Early last week, we posted a look at a curious new interest Kendall Jenner had taken up: vintage designer fanny packs. Our evidence consisted of two such fanny packs that Ms. Jenner had worn several times each, including one that appeared to be Louis Vuitton. You guys had a lot to say about this bag and its questionable authenticity, so we did some digging to figure out if Kendall might be carrying a fake.
I has also wondered about the bag since pulling the images for Emily to write about (a little peek at how the PurseBlog sausage is made!), but because I'm not an expert in vintage or authentications, I figured it would be more interesting to see if any of you guys had thoughts. Based on your comments, we did some research and drew some conclusions—check out our investigation below.
The French Company
Unless you're a vintage nut, a Louis Vuitton nut or both (two great tastes that taste great together, IMO), you've probably never heard of The French Company, and that's for good reason: it's an era that LV would rather forget. From the mid-1970s to the early 1990s, The French Company was a US manufacturer that legally produced bags under the Louis Vuitton name through a licensing deal. That means that LV gave The French Company permission to use its logos, signature shapes and name in exchange for a fee, and then The French Company, already an existing luggage manufacturer, took it from there.
These bags were only sold in high-end department stores the United States, and the partnership came about in order to fill a burgeoning demand for luxury goods in America that Louis Vuitton's European factories couldn't keep up with. The French Company used their own leathers and materials, though, which is why bags made by the brand may look fake when compared to vintage pieces manufactured by Louis Vuitton during the same era: the colors, hardware, labels and linings are indeed a bit different.
So Is It Authentic?
Nah, fam. The existence of the old The French Company bags makes it a little tricky to tell unless you look closely, though, because some of its designs included exterior oval patches made of leather that could be hot stamped with letters for personalization after purchase. The tags on the authentic bags are blank, but some counterfeiters have added similar patches to fake bags with Louis Vuitton's logo or brand name already stamped on them, essentially creating fake versions of the licensed French Company bags. If you see a bag with an oval leather exterior tag and any branding stamped in it, that's a dead giveaway the bag is fake. Kendall's fanny pack is stamped, so it's fake.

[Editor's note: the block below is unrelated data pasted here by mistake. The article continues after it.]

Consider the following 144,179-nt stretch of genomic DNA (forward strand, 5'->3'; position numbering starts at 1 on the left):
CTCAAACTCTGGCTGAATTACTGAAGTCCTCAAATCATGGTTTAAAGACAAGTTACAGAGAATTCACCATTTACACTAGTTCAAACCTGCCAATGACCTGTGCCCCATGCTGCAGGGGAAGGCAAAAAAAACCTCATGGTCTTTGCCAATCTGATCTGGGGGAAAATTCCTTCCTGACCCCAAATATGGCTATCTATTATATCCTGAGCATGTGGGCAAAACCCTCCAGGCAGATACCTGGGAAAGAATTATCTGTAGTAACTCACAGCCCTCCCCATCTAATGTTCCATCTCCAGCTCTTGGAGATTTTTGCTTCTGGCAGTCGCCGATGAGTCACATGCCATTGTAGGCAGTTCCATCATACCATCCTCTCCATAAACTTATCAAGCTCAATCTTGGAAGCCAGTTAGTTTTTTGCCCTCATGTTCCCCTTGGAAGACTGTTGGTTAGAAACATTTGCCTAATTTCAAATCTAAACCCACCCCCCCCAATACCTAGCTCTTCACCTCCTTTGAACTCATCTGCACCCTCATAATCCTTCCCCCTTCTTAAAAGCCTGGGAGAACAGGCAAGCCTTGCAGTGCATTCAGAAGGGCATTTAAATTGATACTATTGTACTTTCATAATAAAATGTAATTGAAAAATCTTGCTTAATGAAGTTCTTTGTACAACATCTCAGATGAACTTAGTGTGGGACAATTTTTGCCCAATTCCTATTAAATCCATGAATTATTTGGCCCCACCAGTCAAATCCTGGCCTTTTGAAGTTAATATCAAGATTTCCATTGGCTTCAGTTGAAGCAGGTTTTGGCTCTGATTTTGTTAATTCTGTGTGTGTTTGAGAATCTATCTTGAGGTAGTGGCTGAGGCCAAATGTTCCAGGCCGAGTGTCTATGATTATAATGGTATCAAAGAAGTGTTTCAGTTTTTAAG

Why Would Kendall Jenner Carry a Fake Bag?
Well, there are two options, really: First, it's absolutely possible she and her stylist didn't know. The Kardashian-Jenner clan recently moved on from longtime squad stylist Monica Rose, and that means Kendall is being dressed by someone new, trying new things and probably being sent options from channels she's never used before. Constant paparazzi attention means getting unique pieces and differentiating herself stylistically is important for the young star's public image, and the only way that's sustainable is to source from both vintage collections and indie designers, as well as the big brands she and all her model buddies wear frequently. It's possible this fanny pack slipped through in a vintage pull and both Kendall and her stylist felt no need to question its authenticity because they trusted the source.
The second option is that they knew or suspected it was fake and didn't care, not only because it looked cool and fit the vibe they're going for, but also because streetwear's influence on fashion in recent seasons has shifted some influencers' attitude toward fakes. For instance, Gucci recently launched a line of t-shirts that mimic the fake logo tees that ripped off the company in the 90s and 2000s. For a certain sect of the ultra-elite, daring to wear something obviously fake (or, in the case of the Gucci shirts, something that acknowledges fake designer merchandise as having a distinct aesthetic of its own that's worth exploring) is the ultimate form of normcore: are you hot enough to make something impossibly, aggressively lame and unluxurious work? Can you elevate the aesthetic of the masses simply by virtue of your own coolness?
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